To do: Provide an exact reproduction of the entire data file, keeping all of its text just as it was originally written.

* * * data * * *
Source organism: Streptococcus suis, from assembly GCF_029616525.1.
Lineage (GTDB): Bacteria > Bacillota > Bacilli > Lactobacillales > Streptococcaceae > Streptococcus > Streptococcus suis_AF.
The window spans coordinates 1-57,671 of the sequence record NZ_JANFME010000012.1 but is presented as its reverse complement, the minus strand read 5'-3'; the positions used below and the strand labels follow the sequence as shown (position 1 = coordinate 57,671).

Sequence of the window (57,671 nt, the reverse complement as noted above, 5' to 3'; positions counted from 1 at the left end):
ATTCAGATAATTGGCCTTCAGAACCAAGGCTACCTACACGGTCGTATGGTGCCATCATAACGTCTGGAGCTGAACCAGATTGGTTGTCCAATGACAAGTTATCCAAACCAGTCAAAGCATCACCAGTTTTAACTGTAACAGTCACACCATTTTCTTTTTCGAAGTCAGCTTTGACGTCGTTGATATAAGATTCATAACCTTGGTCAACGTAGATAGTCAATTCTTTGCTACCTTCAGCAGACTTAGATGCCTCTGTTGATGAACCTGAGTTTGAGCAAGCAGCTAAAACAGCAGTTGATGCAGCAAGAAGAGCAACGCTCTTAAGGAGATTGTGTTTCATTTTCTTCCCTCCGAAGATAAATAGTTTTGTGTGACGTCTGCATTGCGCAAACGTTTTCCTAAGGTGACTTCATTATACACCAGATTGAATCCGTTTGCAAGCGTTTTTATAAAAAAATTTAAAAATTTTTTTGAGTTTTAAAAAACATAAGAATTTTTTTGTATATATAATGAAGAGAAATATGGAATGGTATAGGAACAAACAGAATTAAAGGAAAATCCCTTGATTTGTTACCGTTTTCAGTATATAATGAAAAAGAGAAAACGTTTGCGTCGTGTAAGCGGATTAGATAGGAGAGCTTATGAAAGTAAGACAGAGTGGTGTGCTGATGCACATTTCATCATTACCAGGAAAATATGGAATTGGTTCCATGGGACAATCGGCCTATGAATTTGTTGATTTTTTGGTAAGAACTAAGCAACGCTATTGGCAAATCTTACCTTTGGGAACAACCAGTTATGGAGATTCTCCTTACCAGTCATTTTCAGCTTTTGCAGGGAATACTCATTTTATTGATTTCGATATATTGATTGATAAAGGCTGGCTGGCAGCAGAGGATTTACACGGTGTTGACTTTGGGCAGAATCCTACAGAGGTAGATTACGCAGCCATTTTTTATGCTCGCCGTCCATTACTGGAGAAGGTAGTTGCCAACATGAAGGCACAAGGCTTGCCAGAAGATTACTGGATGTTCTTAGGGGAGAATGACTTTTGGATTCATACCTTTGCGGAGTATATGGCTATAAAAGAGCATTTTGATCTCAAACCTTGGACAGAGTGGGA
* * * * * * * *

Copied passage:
Source organism: Streptococcus suis, from assembly GCF_029616525.1.
Lineage (GTDB): Bacteria > Bacillota > Bacilli > Lactobacillales > Streptococcaceae > Streptococcus > Streptococcus suis_AF.
The window spans coordinates 1-57,671 of the sequence record NZ_JANFME010000012.1 but is presented as its reverse complement, the minus strand read 5'-3'; the positions used below and the strand labels follow the sequence as shown (position 1 = coordinate 57,671).

Sequence of the window (57,671 nt, the reverse complement as noted above, 5' to 3'; positions counted from 1 at the left end):
ATTCAGATAATTGGCCTTCAGAACCAAGGCTACCTACACGGTCGTATGGTGCCATCATAACGTCTGGAGCTGAACCAGATTGGTTGTCCAATGACAAGTTATCCAAACCAGTCAAAGCATCACCAGTTTTAACTGTAACAGTCACACCATTTTCTTTTTCGAAGTCAGCTTTGACGTCGTTGATATAAGATTCATAACCTTGGTCAACGTAGATAGTCAATTCTTTGCTACCTTCAGCAGACTTAGATGCCTCTGTTGATGAACCTGAGTTTGAGCAAGCAGCTAAAACAGCAGTTGATGCAGCAAGAAGAGCAACGCTCTTAAGGAGATTGTGTTTCATTTTCTTCCCTCCGAAGATAAATAGTTTTGTGTGACGTCTGCATTGCGCAAACGTTTTCCTAAGGTGACTTCATTATACACCAGATTGAATCCGTTTGCAAGCGTTTTTATAAAAAAATTTAAAAATTTTTTTGAGTTTTAAAAAACATAAGAATTTTTTTGTATATATAATGAAGAGAAATATGGAATGGTATAGGAACAAACAGAATTAAAGGAAAATCCCTTGATTTGTTACCGTTTTCAGTATATAATGAAAAAGAGAAAACGTTTGCGTCGTGTAAGCGGATTAGATAGGAGAGCTTATGAAAGTAAGACAGAGTGGTGTGCTGATGCACATTTCATCATTACCAGGAAAATATGGAATTGGTTCCATGGGACAATCGGCCTATGAATTTGTTGATTTTTTGGTAAGAACTAAGCAACGCTATTGGCAAATCTTACCTTTGGGAACAACCAGTTATGGAGATTCTCCTTACCAGTCATTTTCAGCTTTTGCAGGGAATACTCATTTTATTGATTTCGATATATTGATTGATAAAGGCTGGCTGGCAGCAGAGGATTTACACGGTGTTGACTTTGGGCAGAATCCTACAGAGGTAGATTACGCAGCCATTTTTTATGCTCGCCGTCCATTACTGGAGAAGGTAGTTGCCAACATGAAGGCACAAGGCTTGCCAGAAGATTACTGGATGTTCTTAGGGGAGAATGACTTTTGGATTCATACCTTTGCGGAGTATATGGCTATAAAAGAGCATTTTGATCTCAAACCTTGGACAGAGTGGGA